Architectures for securing low-cost IoT

Student thesis: Doctoral Thesis


This PhD study proposes various solutions to enable low-cost Internet of Things (IoT) devices to employ end-to-end encryption, with consideration to the financial and practical requirements of such devices. Manufacturers of IoT devices often sacrifice security in favour of features, user friendliness, time to market or cost, in order to stay ahead of their competitors. However, numerous recent hacks on IoT devices have shown this is unwise. Extremely low-cost, microcontroller-based devices, in particular struggle to create sufficient random data required for state-of-the-art security features. This is in stark contrast to common internet connected devices such as smartphones, and personal computers, which with their high-performance processors can generate sufficient randomness to implement state of the art security features. Through taking advantage of existing devices this PhD study enables these extremely low-cost devices implement state of the art security features. One such existing device is a smartphone which are abundant and have multiple sources of randomness for strong key generation. This abundance and power enables two discrete architectures to be proposed which offload key generation and transfer to the user's smartphone, removing the requirement for constrained IoT devices to participate in public key infrastructure. The first proposed architecture takes advantage of the ubiquity of Wi-Fi in consumer devices, and employs it as a key transfer mechanism. The design only requires a $1 general-purpose microcontroller and a Wi-Fi module. The performance of such an architecture was modelled, and a threat analysis conducted. The design allows all communication to and from the device to be encrypted, without any additional manufacturing cost or sacrificing user experience. Since the architecture does not require any additional hardware, it can be retroactively applied and deployed to existing devices through a firmware update. This architecture has been integrated into a smart light switch product. The second architecture targeted at increasingly popular low-power wide-area networks (LPWAN) technologies, such as LoRaWAN. Future utility networks will require much greater levels of machine to-machine interaction to enable smart grid applications, and ultimately increase the efficiency of the network. In response a low-cost LPWAN module was developed to be retrofitted to existing monitoring device, Fault Passage Indicators (FPI), creating an automatic remote detection and location system for medium voltage faults, reducing the time to find faults from hours to minutes. This prototype device was then tested on a physical 11kV overhead line network, where the device demonstrated it was robust and suitable for mass deployment on a live network. The finalised prototype module costs roughly 5% of a single FPI unit, making the solution cost effective. The system additionally features the ability to remotely reconfigure the FPI, making the installation and future maintenance more convenient. Two high costs in a full-scale LPWAN deployment are the cost of deployment and the potential cost of re-keying the compromised network. Therefore, this thesis also explores methods of decentralising sensor device deployment using commonly available hardware. It details a procedure which uses a smartphone's camera ash to transfer the necessary credentials to such low-cost sensor devices. As with the domestic Wi-Fi-based solution, smartphones were chosen as a transfer mechanism since they are both abundant and suitably powerful to generate random keys. Using smartphone's LED ash removes the need for a wired connection, a laptop, and programming software, allowing devices to be provisioned out in the _eld without the need for specialised tools or knowledge. An implementation with a Long Range Wide Area Network (LoRaWAN) device was created as this is a prime candidate given its requirement for cryptographic keys and lack of ability to partake in public key infrastructure. The solution allows non-specialists to securely program and re key devices without specialised tools. A security audit is then conducted on the system as a whole. The final part of the thesis considers the dependency IoT devices currently have on centralised architecture. This reliance has made numerous devices non-functional when their infrastructure ceased to operate. Recent research into the security of internet-connected consumer equipment has showed the extent to which many of these devices remain highly vulnerable to remote compromise. The Mirai botnet highlighted this risk of having large numbers of vulnerable devices, all connected to high-speed internet connections, capable of performing Distributed Denial of Service (DDoS) attacks. A distributed hash table (DHT) based architecture is proposed, where an intermediary device provides access control and secure remote access of IoT devices located in the home. This design removes the need for a centrally operated server and improves longevity. Software running the intermediary separates vulnerable IoT devices from the rest of the home network, and coordinates with the DHT to publish and listen for messages. An implementation of this system was created, and demonstrated that the network overhead would be minimal, and the system would be able to integrate with existing IoT ecosystems.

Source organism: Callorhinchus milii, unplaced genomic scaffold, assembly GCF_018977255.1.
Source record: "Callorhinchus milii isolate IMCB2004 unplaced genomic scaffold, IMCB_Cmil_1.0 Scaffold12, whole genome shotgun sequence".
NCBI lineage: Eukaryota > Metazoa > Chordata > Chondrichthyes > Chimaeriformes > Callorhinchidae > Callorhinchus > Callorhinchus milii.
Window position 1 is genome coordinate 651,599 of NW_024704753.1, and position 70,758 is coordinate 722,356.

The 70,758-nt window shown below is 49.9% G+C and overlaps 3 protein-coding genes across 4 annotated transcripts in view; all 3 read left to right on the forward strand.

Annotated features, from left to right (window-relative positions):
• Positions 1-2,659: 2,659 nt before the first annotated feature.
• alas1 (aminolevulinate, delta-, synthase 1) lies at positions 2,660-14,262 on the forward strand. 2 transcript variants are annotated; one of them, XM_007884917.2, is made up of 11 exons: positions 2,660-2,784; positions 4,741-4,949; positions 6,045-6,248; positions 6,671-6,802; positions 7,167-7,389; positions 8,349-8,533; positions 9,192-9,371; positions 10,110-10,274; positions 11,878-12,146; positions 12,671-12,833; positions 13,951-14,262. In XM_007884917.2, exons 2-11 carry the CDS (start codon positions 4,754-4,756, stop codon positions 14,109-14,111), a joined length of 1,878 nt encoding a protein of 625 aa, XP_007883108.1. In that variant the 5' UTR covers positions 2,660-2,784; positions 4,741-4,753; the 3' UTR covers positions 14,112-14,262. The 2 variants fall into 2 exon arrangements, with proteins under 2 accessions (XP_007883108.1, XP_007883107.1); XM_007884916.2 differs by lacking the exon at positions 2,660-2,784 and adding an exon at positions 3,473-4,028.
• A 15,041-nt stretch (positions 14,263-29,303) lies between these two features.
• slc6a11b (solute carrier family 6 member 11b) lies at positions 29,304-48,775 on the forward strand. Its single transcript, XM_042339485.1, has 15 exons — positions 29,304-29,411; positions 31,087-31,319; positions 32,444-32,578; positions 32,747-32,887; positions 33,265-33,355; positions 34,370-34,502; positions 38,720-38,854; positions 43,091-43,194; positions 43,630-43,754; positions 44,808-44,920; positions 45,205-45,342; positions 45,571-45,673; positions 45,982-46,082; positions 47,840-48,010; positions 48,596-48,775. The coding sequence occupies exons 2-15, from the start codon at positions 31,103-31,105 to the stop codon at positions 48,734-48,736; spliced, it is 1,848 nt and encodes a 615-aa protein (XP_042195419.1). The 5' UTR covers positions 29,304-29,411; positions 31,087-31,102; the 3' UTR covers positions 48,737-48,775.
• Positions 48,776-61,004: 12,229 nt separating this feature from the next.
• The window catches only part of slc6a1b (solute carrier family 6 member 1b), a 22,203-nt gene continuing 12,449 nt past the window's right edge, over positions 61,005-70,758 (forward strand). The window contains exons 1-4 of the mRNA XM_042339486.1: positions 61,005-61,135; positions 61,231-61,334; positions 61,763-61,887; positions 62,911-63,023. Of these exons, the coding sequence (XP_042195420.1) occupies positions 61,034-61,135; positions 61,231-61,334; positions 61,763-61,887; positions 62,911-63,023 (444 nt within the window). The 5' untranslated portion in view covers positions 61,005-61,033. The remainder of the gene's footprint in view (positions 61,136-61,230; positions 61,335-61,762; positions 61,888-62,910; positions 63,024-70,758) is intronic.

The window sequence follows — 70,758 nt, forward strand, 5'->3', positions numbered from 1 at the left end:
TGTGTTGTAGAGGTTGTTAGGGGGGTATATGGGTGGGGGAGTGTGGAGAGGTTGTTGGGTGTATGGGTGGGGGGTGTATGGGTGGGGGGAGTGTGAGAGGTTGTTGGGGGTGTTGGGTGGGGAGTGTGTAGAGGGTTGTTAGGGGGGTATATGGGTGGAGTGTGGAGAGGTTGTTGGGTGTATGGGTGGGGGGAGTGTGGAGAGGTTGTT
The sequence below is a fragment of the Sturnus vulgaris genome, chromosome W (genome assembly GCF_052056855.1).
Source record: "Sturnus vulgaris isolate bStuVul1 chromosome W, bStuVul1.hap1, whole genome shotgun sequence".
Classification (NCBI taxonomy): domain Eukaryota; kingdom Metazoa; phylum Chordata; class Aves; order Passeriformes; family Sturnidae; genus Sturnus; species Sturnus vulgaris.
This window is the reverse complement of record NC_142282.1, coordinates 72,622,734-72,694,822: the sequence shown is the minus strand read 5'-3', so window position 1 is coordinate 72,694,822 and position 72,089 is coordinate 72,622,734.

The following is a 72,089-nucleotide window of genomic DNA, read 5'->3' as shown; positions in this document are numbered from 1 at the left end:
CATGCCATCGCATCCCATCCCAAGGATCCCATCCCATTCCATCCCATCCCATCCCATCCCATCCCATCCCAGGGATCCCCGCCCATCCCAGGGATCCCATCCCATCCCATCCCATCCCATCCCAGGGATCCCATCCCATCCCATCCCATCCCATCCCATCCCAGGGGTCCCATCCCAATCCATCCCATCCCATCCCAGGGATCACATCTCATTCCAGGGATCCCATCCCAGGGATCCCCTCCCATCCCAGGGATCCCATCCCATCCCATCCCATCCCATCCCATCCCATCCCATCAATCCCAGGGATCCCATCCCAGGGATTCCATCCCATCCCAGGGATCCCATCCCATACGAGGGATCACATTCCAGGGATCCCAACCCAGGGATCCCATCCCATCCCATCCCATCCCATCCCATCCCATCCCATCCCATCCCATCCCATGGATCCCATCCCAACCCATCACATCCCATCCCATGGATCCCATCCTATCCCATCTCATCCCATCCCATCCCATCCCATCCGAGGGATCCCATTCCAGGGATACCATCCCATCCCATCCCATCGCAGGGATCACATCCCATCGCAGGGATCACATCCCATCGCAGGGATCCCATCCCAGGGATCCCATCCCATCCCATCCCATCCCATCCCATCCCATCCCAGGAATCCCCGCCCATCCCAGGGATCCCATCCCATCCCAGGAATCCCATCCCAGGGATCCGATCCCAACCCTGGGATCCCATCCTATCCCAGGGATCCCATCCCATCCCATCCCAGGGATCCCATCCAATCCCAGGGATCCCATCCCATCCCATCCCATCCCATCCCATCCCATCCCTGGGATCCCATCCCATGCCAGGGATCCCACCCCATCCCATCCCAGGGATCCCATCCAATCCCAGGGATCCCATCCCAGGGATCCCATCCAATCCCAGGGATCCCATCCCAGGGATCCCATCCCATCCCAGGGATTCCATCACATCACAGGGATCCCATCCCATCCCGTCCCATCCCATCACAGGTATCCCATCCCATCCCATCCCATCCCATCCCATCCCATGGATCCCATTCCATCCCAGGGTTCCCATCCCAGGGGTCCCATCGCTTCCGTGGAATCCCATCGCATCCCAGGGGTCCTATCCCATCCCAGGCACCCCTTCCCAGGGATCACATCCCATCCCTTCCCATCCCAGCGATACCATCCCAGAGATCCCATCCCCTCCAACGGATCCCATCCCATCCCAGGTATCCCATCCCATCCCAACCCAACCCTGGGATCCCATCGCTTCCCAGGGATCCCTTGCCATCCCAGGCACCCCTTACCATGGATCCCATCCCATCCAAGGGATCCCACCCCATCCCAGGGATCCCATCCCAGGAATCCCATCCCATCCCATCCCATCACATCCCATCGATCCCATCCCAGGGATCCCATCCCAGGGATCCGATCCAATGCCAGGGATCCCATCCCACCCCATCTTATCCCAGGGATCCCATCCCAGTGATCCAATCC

Date of Award31 Jul 2020
Original languageEnglish
Awarding Institution
  • University Of Strathclyde
SponsorsUniversity of Strathclyde
SupervisorJames Irvine (Supervisor) & Christos Tachtatzis (Supervisor)

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